House Speaker John Boehner says he supports President Barack Obama on Syria

WASHINGTON - President Barack Obama gained ground Tuesday in his drive for congressional backing of a military strike against Syria, winning critical support from House Speaker John Boehner while administration officials agreed to explicitly rule out the use of U.S. combat troops in retaliation for a chemical weapons attack.

"You're probably going to win" Congress' backing, Rand Paul of Kentucky, a conservative senator and likely opponent of the measure, conceded in a late-afternoon exchange with Secretary of State John Kerry.

The leader of House Republicans, Boehner emerged from a meeting at the White House and said the United States has "enemies around the world that need to understand that we're not going to tolerate this type of behavior. We also have allies around the world and allies in the region who also need to know that America will be there and stand up when it's necessary."

Boehner spoke as lawmakers in both parties called for changes in the president's requested legislation, rewriting it to restrict the type and duration of any military action that would be authorized, possibly including a ban on U.S. combat forces on the ground.

"There's no problem in our having the language that has zero capacity for American troops on the ground," said Secretary of State John Kerry, one of three senior officials to make the case for military intervention at a Senate Foreign Relations Committee hearing.

"President Obama is not asking America to go to war," Kerry said in a strongly worded opening statement. He added, "This is not the time for armchair isolationism. This is not the time to be spectators to slaughter."

Obama said earlier in the day he was open to revisions in the relatively broad request the White House made over the weekend. He expressed confidence Congress would respond to his call for support and said Assad's action "poses a serious national security threat to the United States and to the region."

The administration says 1,429 died from the attack on Aug. 21 in a Damascus suburb. Casualty estimates by other groups are far lower, and Assad's government blames the episode on rebels who have been seeking to overthrow his government in a civil war that began over two years ago.  A United Nations inspection team is awaiting lab results on tissue and soil samples it collected while in the country before completing a closely watched report.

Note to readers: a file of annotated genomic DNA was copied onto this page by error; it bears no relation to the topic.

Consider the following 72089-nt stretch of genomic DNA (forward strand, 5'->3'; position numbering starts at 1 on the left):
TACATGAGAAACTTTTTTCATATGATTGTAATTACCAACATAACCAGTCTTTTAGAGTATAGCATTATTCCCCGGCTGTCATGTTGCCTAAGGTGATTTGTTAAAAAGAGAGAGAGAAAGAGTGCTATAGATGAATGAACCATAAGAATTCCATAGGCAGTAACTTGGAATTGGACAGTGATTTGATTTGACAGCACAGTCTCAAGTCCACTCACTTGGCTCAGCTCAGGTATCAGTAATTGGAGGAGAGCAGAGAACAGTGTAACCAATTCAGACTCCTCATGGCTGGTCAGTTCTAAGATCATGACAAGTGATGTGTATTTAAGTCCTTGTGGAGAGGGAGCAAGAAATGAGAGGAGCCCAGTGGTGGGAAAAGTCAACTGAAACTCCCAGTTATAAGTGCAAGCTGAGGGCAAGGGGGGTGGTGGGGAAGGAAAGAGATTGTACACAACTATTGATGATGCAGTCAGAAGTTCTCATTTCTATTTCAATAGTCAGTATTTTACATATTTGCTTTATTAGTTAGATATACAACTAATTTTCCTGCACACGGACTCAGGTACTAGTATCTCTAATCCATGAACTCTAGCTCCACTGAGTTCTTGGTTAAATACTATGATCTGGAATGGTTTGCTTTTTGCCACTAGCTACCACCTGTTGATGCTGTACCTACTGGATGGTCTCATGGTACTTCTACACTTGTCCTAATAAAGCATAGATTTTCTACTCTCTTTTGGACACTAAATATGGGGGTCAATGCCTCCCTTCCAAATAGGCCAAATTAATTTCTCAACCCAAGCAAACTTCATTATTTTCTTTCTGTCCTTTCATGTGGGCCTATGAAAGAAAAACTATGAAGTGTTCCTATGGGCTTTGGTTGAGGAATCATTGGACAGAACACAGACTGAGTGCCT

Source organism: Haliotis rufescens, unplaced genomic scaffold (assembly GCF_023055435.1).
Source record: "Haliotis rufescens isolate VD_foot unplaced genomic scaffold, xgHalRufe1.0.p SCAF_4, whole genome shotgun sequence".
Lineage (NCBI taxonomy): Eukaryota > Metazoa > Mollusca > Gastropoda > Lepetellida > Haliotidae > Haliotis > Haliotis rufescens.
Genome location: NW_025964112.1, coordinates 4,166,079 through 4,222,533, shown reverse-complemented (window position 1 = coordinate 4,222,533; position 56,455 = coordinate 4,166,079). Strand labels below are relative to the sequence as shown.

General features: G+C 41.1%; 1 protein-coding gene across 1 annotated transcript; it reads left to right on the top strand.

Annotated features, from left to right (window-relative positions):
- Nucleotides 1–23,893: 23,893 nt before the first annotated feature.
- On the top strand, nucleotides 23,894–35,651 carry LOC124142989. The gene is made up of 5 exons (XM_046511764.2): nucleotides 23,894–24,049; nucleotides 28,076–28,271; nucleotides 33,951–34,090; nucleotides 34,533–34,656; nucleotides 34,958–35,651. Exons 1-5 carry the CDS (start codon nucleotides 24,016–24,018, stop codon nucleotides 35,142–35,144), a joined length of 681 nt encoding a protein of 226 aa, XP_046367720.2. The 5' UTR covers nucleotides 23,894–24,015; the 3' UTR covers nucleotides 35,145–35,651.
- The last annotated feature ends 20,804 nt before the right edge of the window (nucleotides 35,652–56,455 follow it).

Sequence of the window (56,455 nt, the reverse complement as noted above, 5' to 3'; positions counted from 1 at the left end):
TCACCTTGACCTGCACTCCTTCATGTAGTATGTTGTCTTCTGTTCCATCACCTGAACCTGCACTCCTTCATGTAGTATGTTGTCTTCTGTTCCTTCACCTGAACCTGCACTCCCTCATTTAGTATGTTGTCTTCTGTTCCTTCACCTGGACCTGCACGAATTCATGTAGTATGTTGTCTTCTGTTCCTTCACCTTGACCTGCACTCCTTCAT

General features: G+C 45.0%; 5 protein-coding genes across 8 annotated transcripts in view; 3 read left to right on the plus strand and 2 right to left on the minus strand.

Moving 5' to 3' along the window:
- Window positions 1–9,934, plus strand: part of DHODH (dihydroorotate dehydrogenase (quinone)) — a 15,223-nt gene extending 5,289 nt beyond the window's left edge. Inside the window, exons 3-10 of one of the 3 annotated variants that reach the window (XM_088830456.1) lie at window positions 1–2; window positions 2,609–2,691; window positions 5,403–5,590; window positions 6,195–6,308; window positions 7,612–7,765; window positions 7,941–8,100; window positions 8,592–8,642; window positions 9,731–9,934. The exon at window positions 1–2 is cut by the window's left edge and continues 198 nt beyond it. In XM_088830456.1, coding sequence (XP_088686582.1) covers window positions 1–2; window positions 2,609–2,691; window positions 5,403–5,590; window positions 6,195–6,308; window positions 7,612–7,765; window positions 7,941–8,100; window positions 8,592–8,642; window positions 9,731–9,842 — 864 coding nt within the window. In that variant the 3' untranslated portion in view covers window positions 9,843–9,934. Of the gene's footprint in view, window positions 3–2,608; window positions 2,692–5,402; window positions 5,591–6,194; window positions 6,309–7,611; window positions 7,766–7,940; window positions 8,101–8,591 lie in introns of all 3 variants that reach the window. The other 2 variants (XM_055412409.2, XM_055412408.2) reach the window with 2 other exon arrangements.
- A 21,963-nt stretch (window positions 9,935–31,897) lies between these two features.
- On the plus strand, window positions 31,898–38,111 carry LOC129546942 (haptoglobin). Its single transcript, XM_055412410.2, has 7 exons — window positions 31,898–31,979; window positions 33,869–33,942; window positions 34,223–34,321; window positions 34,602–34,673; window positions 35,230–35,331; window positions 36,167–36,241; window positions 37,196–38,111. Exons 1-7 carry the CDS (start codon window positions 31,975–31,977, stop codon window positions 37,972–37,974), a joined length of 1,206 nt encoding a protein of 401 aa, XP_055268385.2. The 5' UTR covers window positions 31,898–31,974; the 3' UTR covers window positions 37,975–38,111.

The president met top lawmakers at the White House before embarking on an overseas trip to Sweden and Russia, leaving the principal lobbying at home for the next few days to Vice President Joe Biden and other members of his administration.

Kerry, Defense Secretary Chuck Hagel and Gen. Martin Dempsey, chairman of the Joint Chiefs of Staff, sat shoulder-to-shoulder at the Senate committee hearing while, a few hundred miles away, United Nations Secretary-General Ban Ki-moon urged caution. He said any punitive action against Syria could unleash more turmoil and bloodshed, and he advised that such strikes would be legal only in self-defense under the U.N. Charter or if approved by the organization's Security Council. Russia and China have repeatedly used their veto power in the council to block action against Assad.

In the Middle East, Israel and the U.S. conducted a joint missile test over the Mediterranean in a display of military might in the region.

Obama set the fast-paced events in motion on Saturday, when he unexpectedly stepped back from ordering a military strike under his own authority and announced he would seek congressional approval.

Recent presidents have all claimed the authority to undertake limited military action without congressional backing. Some have followed up with such action.

Obama said he, too, believes he has that authority, and House Democratic leader Nancy Pelosi said during the day that even Congress' refusal to authorize the president wouldn't negate the power of the commander in chief.

Still, the president also has stated that the United States will be stronger if lawmakers grant their support.  But neither Obama nor his aides has been willing to state what options would be left to him should Congress reject his call.

As Obama has often noted, the country is weary of war after more than a decade of combat deaths in Afghanistan and Iraq, and there is residual skepticism a decade after Bush administration claims went unproven that Saddam Hussein possessed weapons of mass destruction. Additionally, a spate of polls indicates the public opposes a military strike against Syria, by a margin of 59-36 percent if the United States acts unilaterally, according to a new Washington Post-ABC survey, and a narrower 46-51 if allies take part.